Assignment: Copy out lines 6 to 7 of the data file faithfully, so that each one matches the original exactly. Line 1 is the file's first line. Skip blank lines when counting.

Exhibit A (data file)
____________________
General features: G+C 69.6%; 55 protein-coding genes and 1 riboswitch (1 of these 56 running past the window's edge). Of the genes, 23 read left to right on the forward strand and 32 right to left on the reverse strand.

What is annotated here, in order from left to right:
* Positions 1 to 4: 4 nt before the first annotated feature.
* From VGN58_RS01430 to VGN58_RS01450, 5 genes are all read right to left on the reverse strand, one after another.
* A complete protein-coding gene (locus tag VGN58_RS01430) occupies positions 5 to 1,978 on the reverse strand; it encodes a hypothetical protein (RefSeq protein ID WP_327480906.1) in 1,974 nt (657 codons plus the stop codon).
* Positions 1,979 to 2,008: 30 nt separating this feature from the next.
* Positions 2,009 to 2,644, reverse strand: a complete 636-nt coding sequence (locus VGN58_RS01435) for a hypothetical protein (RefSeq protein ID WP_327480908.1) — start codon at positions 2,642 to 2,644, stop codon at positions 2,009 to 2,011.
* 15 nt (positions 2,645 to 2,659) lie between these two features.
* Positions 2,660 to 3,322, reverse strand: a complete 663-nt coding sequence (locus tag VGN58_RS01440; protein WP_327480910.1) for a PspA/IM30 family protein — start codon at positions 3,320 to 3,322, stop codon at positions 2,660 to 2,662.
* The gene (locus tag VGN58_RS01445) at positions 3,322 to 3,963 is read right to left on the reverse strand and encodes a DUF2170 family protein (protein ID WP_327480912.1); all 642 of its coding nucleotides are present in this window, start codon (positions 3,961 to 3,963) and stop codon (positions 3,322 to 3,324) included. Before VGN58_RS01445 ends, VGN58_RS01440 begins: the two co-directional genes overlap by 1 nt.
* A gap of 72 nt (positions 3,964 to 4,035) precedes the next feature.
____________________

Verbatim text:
* Positions 1,979 to 2,008: 30 nt separating this feature from the next.
* Positions 2,009 to 2,644, reverse strand: a complete 636-nt coding sequence (locus VGN58_RS01435) for a hypothetical protein (RefSeq protein ID WP_327480908.1) — start codon at positions 2,642 to 2,644, stop codon at positions 2,009 to 2,011.